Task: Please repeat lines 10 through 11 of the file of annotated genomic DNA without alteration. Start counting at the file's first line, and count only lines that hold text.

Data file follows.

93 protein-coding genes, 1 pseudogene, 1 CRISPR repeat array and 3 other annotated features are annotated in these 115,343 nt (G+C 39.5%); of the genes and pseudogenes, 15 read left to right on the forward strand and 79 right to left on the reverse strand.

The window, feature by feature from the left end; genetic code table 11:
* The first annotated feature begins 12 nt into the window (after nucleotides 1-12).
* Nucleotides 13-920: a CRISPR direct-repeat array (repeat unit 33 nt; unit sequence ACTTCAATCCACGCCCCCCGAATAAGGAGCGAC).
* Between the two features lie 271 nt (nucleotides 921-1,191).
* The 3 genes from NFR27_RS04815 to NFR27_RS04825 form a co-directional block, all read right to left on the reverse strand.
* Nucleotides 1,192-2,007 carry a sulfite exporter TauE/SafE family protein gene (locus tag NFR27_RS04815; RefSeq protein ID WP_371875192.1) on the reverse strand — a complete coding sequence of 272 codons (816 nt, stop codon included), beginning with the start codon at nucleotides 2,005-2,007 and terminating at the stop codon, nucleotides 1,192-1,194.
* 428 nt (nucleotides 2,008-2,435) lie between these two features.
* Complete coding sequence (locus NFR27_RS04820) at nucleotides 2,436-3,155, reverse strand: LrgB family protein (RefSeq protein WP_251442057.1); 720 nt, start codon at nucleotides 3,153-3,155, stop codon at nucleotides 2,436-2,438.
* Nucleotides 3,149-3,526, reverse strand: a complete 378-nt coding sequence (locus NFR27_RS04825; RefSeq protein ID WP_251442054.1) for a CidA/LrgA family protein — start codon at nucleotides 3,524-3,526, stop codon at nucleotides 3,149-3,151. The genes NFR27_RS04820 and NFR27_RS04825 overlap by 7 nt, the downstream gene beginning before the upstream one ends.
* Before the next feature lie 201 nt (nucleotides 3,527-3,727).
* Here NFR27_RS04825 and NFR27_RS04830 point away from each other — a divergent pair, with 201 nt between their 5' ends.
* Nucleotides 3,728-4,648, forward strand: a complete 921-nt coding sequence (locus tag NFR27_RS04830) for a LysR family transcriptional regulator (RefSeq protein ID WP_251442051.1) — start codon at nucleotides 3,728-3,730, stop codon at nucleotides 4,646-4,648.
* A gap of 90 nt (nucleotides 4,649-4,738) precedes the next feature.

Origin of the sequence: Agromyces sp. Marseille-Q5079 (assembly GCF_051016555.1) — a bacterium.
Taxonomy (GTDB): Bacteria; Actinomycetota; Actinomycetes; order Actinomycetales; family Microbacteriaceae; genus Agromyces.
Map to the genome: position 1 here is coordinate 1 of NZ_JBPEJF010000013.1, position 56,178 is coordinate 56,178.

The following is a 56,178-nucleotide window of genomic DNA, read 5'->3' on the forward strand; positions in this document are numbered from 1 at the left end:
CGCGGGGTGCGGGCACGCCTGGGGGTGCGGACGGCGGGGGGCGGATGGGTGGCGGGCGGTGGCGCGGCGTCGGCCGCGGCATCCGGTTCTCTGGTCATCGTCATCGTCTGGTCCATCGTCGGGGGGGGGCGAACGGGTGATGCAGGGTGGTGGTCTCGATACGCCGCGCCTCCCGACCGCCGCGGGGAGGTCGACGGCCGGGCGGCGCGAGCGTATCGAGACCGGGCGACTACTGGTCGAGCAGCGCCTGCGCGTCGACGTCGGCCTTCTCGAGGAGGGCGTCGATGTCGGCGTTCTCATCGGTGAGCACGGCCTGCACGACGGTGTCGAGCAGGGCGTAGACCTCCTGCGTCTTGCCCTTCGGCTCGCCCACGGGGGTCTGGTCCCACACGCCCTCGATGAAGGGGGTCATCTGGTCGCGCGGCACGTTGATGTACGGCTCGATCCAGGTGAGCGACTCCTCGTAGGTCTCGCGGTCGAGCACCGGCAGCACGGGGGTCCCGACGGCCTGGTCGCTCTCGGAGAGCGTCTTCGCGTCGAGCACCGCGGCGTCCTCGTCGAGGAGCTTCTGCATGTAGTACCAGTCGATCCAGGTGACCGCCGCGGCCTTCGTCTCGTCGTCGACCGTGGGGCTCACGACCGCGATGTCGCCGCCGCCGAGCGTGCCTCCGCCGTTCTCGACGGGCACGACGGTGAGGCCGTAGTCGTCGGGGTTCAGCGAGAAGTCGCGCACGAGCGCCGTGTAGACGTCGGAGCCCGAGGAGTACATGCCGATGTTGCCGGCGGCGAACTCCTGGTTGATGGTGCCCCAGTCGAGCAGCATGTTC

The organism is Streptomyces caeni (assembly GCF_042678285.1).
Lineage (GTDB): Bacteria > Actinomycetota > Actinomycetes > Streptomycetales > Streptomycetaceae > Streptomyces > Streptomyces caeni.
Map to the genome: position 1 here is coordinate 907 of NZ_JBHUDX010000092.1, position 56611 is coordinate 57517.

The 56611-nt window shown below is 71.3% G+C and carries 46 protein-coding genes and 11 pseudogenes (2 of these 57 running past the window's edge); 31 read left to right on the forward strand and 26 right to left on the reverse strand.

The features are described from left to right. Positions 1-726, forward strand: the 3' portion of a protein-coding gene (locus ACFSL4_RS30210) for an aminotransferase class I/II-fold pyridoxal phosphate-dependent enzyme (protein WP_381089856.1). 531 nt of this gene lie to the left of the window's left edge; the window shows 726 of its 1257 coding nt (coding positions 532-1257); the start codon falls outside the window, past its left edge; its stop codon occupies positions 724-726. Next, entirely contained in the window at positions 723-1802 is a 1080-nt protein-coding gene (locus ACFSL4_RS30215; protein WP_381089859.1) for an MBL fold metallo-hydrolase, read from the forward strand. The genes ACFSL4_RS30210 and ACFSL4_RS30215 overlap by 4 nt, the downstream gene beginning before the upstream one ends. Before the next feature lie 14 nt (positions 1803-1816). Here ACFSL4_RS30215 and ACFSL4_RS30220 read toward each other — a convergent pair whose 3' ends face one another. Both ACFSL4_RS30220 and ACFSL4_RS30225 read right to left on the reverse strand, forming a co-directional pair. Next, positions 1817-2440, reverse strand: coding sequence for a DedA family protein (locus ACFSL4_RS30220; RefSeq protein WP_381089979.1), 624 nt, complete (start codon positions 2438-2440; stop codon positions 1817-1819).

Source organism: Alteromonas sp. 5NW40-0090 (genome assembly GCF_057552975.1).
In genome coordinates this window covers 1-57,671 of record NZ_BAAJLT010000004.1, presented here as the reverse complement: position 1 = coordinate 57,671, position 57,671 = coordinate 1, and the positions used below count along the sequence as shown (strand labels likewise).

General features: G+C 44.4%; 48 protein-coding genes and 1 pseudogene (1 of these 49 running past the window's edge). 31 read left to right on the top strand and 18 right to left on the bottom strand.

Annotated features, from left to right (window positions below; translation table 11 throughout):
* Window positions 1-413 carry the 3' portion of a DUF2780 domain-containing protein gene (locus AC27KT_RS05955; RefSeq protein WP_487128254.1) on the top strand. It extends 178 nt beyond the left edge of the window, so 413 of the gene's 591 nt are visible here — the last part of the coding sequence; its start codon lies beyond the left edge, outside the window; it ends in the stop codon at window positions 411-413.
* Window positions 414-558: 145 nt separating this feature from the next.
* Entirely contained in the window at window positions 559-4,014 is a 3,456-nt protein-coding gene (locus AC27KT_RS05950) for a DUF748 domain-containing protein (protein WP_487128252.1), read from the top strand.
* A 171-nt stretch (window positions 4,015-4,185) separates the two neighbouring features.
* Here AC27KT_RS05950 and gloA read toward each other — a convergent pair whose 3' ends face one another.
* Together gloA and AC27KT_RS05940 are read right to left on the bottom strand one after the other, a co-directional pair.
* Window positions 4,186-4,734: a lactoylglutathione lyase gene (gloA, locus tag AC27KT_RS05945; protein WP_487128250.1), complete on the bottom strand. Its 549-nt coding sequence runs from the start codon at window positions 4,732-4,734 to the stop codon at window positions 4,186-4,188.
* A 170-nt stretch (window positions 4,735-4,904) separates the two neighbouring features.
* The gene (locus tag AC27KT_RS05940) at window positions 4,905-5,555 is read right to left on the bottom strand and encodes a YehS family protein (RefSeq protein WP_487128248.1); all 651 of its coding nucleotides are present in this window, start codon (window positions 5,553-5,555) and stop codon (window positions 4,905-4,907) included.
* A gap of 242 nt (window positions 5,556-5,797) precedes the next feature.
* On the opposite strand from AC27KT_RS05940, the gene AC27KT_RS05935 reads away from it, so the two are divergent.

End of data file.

* Nucleotides 3,149-3,526, reverse strand: a complete 378-nt coding sequence (locus NFR27_RS04825; RefSeq protein ID WP_251442054.1) for a CidA/LrgA family protein — start codon at nucleotides 3,524-3,526, stop codon at nucleotides 3,149-3,151. The genes NFR27_RS04820 and NFR27_RS04825 overlap by 7 nt, the downstream gene beginning before the upstream one ends.
* Before the next feature lie 201 nt (nucleotides 3,527-3,727).